US3801813 *Sep 14, 1972Apr 2, 1974Kiehn MCombination mast and light raising and lowering apparatus
US4228488 *Sep 18, 1978Oct 14, 1980Gar Design Research, Inc.Luminaire raising and lowering system
US4272802 *Jan 23, 1979Jun 9, 1981Steadman Rufus PTower light system
US4661894 *Aug 31, 1984Apr 28, 1987Metaltec CorporationStabilizing device for luminaire support ring
US5031085 *Aug 8, 1990Jul 9, 1991Rustin Gregory ELight tower apparatus
US5299952 *Jul 27, 1992Apr 5, 1994Hinds Jr Richard AOverhead electrical fixture and portable lowering tool therefor
US5393245 *Jan 26, 1994Feb 28, 1995Hinds, Jr.; Richard A.Overhead electrical fixture and portable lowering tool therefor
US6074075 *Apr 1, 1998Jun 13, 2000Jji Lighting Group, Inc.Centering device for high mast lighting system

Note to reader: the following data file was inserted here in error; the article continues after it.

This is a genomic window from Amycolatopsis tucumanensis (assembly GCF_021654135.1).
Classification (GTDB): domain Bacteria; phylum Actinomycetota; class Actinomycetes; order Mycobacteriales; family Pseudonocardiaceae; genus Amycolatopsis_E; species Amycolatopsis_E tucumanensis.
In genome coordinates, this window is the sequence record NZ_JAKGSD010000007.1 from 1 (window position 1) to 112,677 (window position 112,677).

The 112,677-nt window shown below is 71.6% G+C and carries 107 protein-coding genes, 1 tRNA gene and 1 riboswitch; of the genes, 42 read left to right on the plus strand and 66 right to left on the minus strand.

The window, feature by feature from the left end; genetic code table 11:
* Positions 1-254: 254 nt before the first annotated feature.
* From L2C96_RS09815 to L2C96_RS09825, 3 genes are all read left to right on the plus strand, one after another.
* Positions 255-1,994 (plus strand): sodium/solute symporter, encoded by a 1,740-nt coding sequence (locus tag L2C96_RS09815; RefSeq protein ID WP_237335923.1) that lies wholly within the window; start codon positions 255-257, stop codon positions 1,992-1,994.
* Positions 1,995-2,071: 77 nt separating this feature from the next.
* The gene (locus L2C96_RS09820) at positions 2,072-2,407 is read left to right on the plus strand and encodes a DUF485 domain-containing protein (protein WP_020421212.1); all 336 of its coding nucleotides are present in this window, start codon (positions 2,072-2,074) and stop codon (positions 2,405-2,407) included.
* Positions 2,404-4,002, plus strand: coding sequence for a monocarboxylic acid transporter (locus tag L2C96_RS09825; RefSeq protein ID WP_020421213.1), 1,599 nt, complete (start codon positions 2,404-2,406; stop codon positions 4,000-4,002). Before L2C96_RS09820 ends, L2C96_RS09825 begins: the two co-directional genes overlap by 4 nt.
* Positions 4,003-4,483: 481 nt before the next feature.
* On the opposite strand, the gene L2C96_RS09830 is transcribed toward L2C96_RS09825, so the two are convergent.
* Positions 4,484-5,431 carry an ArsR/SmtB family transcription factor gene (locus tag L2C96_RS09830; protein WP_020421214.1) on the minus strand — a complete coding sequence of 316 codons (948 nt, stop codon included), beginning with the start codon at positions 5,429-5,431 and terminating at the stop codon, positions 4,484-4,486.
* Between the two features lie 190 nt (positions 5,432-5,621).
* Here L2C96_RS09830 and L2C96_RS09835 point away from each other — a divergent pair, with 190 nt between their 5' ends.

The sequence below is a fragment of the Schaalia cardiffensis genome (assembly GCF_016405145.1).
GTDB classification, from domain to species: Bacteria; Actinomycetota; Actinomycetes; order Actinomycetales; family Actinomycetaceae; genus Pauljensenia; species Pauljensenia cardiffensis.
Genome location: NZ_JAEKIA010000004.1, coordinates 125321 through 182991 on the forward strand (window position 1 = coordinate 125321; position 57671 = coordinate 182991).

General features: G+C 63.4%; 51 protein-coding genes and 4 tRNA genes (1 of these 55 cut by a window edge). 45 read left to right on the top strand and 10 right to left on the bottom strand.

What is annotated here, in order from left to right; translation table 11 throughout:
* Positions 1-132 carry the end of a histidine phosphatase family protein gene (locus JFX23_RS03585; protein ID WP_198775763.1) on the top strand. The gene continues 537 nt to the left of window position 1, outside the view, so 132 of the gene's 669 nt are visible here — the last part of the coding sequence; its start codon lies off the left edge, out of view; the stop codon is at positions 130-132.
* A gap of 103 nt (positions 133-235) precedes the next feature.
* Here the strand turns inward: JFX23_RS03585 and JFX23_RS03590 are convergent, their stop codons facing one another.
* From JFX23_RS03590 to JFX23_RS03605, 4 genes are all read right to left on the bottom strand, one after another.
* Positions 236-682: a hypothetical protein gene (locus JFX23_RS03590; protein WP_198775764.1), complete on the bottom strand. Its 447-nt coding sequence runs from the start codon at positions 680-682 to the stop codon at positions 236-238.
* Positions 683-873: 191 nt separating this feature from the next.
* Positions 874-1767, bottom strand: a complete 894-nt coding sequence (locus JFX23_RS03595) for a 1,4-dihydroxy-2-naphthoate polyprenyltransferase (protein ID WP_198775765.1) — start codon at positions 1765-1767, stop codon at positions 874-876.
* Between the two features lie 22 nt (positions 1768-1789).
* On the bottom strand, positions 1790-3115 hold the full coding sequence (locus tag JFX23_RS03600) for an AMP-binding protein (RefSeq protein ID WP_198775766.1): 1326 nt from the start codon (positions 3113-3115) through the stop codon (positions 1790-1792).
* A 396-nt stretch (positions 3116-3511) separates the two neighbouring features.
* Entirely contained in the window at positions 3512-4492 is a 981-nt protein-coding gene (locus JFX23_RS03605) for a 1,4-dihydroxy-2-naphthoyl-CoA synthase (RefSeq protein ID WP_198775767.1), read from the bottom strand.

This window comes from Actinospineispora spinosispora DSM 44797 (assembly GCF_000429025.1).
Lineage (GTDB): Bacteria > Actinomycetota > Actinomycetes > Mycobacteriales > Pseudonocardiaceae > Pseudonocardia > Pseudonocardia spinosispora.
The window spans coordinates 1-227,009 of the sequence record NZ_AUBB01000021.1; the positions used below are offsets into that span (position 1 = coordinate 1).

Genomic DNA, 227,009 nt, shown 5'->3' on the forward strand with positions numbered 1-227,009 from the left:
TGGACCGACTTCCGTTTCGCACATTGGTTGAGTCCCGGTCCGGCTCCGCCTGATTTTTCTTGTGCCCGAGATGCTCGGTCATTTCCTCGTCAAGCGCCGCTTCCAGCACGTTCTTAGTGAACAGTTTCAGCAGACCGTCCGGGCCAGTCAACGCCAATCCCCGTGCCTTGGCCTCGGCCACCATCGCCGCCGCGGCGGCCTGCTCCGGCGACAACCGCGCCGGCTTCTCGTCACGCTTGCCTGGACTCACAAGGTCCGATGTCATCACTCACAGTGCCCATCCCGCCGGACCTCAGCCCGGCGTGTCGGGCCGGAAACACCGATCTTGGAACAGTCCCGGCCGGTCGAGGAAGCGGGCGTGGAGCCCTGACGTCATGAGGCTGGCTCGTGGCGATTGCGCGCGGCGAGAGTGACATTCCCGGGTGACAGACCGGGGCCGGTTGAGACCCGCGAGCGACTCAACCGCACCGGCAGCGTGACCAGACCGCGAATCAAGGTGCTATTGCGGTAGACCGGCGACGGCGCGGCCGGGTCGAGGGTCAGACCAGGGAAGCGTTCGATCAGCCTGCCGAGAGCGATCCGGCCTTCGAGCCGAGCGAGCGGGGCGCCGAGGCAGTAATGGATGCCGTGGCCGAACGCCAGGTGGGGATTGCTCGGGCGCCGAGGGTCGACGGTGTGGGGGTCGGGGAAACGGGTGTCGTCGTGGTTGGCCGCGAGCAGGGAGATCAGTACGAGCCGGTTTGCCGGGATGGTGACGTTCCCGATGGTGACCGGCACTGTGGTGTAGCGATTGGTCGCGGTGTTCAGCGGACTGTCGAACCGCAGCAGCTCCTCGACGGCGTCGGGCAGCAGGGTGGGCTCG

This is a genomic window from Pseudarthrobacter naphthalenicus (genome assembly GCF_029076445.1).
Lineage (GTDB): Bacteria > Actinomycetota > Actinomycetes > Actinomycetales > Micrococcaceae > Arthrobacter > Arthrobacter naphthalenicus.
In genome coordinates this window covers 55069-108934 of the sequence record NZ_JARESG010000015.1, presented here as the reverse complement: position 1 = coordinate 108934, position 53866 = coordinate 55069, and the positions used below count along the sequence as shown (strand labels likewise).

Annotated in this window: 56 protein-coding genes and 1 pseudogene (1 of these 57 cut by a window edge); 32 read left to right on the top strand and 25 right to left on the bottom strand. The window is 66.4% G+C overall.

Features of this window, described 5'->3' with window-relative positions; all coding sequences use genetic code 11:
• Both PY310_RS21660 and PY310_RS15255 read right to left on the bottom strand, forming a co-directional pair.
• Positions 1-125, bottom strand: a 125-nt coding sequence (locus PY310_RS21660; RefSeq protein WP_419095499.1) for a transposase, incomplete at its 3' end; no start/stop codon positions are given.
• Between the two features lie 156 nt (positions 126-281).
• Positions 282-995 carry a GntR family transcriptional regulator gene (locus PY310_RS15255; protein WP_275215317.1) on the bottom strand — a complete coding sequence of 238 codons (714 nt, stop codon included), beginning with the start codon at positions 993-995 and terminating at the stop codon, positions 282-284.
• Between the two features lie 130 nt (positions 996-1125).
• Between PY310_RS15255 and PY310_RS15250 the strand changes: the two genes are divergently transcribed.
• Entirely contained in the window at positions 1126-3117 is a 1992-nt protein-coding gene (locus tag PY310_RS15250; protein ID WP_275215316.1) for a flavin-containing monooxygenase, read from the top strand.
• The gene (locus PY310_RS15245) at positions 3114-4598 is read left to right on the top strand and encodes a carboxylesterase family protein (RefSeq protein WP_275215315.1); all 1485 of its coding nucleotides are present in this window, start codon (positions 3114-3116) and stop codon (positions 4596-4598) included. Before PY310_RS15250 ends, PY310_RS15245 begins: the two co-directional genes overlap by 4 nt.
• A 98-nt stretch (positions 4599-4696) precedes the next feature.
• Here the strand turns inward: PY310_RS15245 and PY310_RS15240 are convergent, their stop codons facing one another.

US6155696 *May 20, 1998Dec 5, 2000Nsi Enterprises, Inc.Lighting assembly raised and lowered along pole
US6916111 *Feb 4, 2003Jul 12, 2005Gale B. LaineSailboat anchor light having hoist structure
US7393124 *May 4, 2005Jul 1, 2008Kenneth Riley WilliamsArchitectural mast-mounted support system
U.S. Classification362/249.7, 362/401, 362/403
International ClassificationF21V21/38, F21V21/36
Cooperative ClassificationF21V21/38
European ClassificationF21V21/38
Legal Events
Jul 25, 1985ASAssignment
Effective date: 19850629
Apr 22, 1985ASAssignment
Effective date: 19831122